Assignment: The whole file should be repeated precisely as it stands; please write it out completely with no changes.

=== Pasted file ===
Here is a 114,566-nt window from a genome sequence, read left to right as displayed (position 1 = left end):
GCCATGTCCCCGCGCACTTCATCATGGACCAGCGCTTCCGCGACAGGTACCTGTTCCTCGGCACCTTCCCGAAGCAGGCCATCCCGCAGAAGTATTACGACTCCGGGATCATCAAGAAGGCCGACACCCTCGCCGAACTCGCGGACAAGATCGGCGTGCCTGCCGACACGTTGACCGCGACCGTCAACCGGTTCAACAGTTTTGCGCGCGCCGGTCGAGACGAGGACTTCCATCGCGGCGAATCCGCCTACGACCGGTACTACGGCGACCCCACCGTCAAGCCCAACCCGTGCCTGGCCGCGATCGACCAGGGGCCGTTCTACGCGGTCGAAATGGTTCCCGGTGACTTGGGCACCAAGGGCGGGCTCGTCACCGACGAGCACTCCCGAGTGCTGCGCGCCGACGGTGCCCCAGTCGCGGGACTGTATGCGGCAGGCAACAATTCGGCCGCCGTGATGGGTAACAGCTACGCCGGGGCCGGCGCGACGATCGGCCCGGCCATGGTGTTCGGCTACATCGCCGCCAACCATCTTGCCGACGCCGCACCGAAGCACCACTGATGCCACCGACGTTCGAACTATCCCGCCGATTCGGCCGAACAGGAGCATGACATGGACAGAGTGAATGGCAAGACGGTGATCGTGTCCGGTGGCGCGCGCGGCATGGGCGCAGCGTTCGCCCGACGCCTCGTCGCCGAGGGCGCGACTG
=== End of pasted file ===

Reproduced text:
Here is a 114,566-nt window from a genome sequence, read left to right as displayed (position 1 = left end):
GCCATGTCCCCGCGCACTTCATCATGGACCAGCGCTTCCGCGACAGGTACCTGTTCCTCGGCACCTTCCCGAAGCAGGCCATCCCGCAGAAGTATTACGACTCCGGGATCATCAAGAAGGCCGACACCCTCGCCGAACTCGCGGACAAGATCGGCGTGCCTGCCGACACGTTGACCGCGACCGTCAACCGGTTCAACAGTTTTGCGCGCGCCGGTCGAGACGAGGACTTCCATCGCGGCGAATCCGCCTACGACCGGTACTACGGCGACCCCACCGTCAAGCCCAACCCGTGCCTGGCCGCGATCGACCAGGGGCCGTTCTACGCGGTCGAAATGGTTCCCGGTGACTTGGGCACCAAGGGCGGGCTCGTCACCGACGAGCACTCCCGAGTGCTGCGCGCCGACGGTGCCCCAGTCGCGGGACTGTATGCGGCAGGCAACAATTCGGCCGCCGTGATGGGTAACAGCTACGCCGGGGCCGGCGCGACGATCGGCCCGGCCATGGTGTTCGGCTACATCGCCGCCAACCATCTTGCCGACGCCGCACCGAAGCACCACTGATGCCACCGACGTTCGAACTATCCCGCCGATTCGGCCGAACAGGAGCATGACATGGACAGAGTGAATGGCAAGACGGTGATCGTGTCCGGTGGCGCGCGCGGCATGGGCGCAGCGTTCGCCCGACGCCTCGTCGCCGAGGGCGCGACTG